The big issue these days is the HST plan of Dalton McGuinty. It has thrown doubts about McGuinty's continued governance, made asses out of the Official Opposition, and breathed new life into a party that is desperate for it.
When you transfer this to federal politics, it plays out a little oddly. The federal Conservatives are in support, the New Democrats are against it (they're the only consistent party, it seems), and the Liberals are kind of on the fence, with Ignatieff stating that he feels for those that will get pinched, but won't scrap any plans made by the Harper government in regards to it.
The Liberal position is, safe to say, an unsatisfying one. Which is why I want to propose ideas to help clarify our position, or at least what I think it is or should be, more.
Idea #1: Hold public hearings.
McGuinty has flat out refused to hold public hearings, which I have major qualms about. While I'm no populist, I do think the public has a right to know and question this kind of major legislation that will affect quite a lot. This is where the federal Liberals can do some good; the federal government, as the main benefactors of the HST, can hold their own public hearings in regards to the HST. Alternately, I'm fairly sure the federal government can make it a requirement that public hearings be held before implementation. It isn't hard to strong arm the province on such a small matter.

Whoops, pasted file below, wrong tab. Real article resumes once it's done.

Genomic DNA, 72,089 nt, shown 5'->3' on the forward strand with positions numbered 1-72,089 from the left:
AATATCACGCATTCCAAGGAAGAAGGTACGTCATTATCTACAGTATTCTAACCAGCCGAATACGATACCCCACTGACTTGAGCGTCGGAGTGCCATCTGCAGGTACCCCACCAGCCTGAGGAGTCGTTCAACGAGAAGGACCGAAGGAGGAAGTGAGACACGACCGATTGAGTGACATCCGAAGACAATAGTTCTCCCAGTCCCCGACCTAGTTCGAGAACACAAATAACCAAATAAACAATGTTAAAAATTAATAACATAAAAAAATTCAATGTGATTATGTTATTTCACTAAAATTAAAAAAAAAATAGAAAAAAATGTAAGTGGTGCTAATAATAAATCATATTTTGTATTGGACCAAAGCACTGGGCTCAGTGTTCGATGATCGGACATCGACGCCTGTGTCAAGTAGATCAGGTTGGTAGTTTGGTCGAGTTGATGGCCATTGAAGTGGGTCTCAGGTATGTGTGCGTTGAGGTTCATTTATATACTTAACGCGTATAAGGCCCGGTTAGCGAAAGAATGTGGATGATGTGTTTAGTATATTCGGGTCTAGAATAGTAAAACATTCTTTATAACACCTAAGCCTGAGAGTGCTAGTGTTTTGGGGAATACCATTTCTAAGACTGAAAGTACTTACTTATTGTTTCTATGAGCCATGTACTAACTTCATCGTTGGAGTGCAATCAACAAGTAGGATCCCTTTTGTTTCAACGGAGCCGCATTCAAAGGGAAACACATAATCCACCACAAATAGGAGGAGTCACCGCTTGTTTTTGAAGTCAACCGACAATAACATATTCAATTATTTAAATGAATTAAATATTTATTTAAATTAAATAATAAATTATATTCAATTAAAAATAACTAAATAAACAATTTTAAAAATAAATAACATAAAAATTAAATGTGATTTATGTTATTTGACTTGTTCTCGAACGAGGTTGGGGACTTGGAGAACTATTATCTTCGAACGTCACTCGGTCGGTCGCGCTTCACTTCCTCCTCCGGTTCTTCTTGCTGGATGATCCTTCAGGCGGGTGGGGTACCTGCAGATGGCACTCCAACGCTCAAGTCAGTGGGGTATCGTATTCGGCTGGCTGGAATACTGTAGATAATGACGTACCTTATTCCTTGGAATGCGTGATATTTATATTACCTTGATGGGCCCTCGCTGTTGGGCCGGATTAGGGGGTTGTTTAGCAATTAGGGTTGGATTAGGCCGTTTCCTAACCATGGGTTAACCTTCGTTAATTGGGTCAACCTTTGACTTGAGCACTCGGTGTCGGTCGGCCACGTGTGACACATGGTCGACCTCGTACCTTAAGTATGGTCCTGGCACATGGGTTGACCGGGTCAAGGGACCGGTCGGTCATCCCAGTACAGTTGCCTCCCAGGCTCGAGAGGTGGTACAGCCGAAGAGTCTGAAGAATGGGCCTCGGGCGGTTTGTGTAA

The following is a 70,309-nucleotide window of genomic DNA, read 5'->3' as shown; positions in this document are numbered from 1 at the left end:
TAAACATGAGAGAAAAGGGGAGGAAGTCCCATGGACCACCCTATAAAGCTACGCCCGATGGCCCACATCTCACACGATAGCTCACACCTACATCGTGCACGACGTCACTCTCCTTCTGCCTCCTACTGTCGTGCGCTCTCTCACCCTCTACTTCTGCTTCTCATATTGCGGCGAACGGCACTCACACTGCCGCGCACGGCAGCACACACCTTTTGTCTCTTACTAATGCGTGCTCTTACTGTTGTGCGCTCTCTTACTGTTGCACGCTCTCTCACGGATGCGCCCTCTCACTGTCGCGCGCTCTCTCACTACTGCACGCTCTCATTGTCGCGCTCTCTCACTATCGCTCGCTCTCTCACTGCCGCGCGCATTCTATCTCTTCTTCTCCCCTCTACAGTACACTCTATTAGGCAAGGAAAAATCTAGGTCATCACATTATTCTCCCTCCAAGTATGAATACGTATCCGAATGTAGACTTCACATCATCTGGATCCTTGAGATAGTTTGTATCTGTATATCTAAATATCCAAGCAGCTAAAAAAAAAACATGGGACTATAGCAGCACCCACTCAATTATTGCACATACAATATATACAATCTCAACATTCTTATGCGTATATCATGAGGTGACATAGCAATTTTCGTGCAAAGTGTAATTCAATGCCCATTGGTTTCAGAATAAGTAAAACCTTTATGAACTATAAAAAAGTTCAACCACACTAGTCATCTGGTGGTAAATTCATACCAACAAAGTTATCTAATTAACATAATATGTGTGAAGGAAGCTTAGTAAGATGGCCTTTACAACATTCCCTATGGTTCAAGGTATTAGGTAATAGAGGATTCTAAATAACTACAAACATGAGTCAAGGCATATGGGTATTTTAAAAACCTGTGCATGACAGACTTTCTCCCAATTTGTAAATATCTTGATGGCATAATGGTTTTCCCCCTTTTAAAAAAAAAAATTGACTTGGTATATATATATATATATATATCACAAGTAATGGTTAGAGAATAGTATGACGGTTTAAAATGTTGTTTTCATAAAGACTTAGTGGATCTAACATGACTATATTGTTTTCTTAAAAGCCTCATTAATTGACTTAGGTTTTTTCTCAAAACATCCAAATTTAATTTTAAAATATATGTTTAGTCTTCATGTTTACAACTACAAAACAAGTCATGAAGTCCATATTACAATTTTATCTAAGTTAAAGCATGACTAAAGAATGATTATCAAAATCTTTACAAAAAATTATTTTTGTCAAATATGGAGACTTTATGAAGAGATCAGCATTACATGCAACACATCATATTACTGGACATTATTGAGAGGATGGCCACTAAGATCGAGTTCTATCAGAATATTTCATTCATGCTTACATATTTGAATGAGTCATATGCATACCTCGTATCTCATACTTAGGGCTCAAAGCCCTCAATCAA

The Conservatives haven't offered an idea like this, and the NDP are just against the entire thing. Make a good Liberal compromise and hold the public hearings - we'll earn some respect, some support, and do a little good.
Idea #2: Review the HST programs.
If the federal Liberals want to distinguish themselves, they need to have a clear cut idea of what will occur. Ignatieff is right in saying that Harper has offered two standards towards HST - one for Ontario, one for BC. In the event that a Liberal government is elected, the Liberals should put forward the idea that they will review both HST programs and see where they can equalize it, then take it to the provinces for discussion and implementation, and manage the pain a little better than Harper and Flaherty have.
This doesn't mean scrap the program, nor does it mean railroad the provinces. It means working with the provinces to make it a fairer and easier transition.
Idea #3: Show the Liberal record on harmonization
We've done this before, so why aren't we bringing out our record? The Liberal government in the 1990's helped harmonize the taxes of three provinces and make the transition fairly well. There were a lot of bumps, no doubt, but as the government that made those programs successful, we have the know-how and the experience to handle it with BC and Ontario. We're the ones that want it to be successful, not just for businesses, but for consumers as well - not Harper.